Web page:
Custom Error Pages
Take a plunge into website error pages. Discover when they appear and why you should configure your own custom error pages.
If a particular page on a website doesn't load for some reason or if a link is broken, the visitor will see an error page with some generic message. The page shall have nothing in common with the rest of the website, which may make the visitor leave your website. A possible solution in this case is a function made available from some web hosting providers - the ability to set up your own customized error pages which shall have the exact same layout as your website and that may contain any images or text you want based on the particular error. There are 4 well-known errors which could take place and they involve the following so-called HTTP status codes - 400, when your world-wide web browser sends a bad request to the server and it cannot be processed; 401, in case you are supposed to log in to see some webpage, but you haven't done this yet; 403, if you don't have an authorization to see a specific page; and 404, in case a link that you have clicked leads to a file which does not exist. In each of these cases, website visitors will be able to see your customized content rather than a generic error page.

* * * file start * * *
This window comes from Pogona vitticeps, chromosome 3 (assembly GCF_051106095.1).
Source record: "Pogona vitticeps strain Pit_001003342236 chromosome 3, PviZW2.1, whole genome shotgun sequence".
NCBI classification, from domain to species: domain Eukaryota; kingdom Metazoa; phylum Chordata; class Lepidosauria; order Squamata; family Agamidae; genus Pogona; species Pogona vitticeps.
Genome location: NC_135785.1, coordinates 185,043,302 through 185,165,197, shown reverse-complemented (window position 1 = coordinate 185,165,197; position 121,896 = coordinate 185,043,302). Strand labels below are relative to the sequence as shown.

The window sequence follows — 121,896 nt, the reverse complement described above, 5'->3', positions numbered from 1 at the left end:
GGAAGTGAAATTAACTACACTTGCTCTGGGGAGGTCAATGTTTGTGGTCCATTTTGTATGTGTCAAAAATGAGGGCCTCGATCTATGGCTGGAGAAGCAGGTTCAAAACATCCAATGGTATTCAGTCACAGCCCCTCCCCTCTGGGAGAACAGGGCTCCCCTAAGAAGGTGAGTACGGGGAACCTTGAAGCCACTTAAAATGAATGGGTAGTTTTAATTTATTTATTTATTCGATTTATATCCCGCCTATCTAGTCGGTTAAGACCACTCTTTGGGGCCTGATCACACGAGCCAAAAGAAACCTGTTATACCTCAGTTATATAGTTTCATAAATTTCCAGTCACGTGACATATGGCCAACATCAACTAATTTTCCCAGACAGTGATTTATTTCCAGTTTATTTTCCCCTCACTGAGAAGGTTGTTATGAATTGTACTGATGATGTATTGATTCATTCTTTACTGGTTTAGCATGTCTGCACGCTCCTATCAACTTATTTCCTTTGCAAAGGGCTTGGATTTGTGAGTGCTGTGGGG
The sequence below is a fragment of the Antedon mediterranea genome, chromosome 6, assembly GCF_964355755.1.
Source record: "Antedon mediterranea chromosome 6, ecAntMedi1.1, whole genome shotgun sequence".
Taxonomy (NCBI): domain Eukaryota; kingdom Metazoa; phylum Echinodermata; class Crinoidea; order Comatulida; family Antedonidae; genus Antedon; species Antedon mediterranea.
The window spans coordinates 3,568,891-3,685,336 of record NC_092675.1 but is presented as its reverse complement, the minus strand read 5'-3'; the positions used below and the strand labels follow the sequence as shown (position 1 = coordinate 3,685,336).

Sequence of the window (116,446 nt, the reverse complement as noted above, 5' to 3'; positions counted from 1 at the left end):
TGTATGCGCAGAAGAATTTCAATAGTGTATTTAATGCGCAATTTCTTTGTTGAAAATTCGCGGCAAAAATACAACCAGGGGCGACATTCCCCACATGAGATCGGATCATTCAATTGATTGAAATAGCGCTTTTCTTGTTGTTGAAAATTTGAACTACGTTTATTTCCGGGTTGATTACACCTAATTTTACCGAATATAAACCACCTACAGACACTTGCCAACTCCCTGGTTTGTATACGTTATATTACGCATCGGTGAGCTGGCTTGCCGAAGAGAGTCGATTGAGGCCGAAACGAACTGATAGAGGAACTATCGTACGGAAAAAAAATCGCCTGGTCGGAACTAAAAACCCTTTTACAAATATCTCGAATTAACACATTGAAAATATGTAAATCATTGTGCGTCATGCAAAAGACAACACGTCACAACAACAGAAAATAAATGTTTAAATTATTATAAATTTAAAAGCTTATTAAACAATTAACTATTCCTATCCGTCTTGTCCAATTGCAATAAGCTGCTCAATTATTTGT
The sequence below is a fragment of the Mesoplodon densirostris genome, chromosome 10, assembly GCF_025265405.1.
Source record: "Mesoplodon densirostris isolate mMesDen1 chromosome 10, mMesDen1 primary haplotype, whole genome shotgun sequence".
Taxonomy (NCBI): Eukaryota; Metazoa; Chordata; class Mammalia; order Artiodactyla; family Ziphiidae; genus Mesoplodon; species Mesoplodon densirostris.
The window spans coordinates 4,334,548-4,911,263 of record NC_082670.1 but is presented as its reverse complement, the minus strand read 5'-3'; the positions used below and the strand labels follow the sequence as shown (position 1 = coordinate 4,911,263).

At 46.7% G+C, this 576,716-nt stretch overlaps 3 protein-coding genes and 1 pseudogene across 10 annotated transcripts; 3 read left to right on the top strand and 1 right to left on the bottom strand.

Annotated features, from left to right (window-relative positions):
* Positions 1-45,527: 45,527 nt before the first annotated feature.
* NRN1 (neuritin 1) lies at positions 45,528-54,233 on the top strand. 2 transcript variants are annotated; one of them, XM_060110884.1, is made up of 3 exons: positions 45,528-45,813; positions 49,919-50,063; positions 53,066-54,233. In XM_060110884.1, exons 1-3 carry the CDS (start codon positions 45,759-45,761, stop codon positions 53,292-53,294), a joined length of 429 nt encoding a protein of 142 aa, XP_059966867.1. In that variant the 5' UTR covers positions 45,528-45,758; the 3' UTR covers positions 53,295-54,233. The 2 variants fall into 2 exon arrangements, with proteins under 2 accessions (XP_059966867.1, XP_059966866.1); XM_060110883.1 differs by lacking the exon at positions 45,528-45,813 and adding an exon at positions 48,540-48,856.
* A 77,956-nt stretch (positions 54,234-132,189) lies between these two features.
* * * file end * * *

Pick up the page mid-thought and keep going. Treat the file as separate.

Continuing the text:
Custom Error Pages in Web Hosting
You will be able to set up personalized error pages for any of your domains or subdomains. The feature is supported by all web hosting plans which we provide, so as soon as you log in to the Hepsia Control Panel and visit the Hosted Domains section, you may click on the Edit button for a domain/subdomain and in the pop-up that"ll show up, you can pick the kind of error page that should show up - a default one from our system, a typical Apache web server page or a custom one. For the last mentioned option, you must specify the URL to the page, so if you use custom made pages, you have to upload the files in your Internet hosting account first. Another way is to use an .htaccess file located in the domain or subdomain folder with a line for every error type. The precise syntax can be seen in our Knowledge Base, so that you can use this function even if you do not have any previous experience.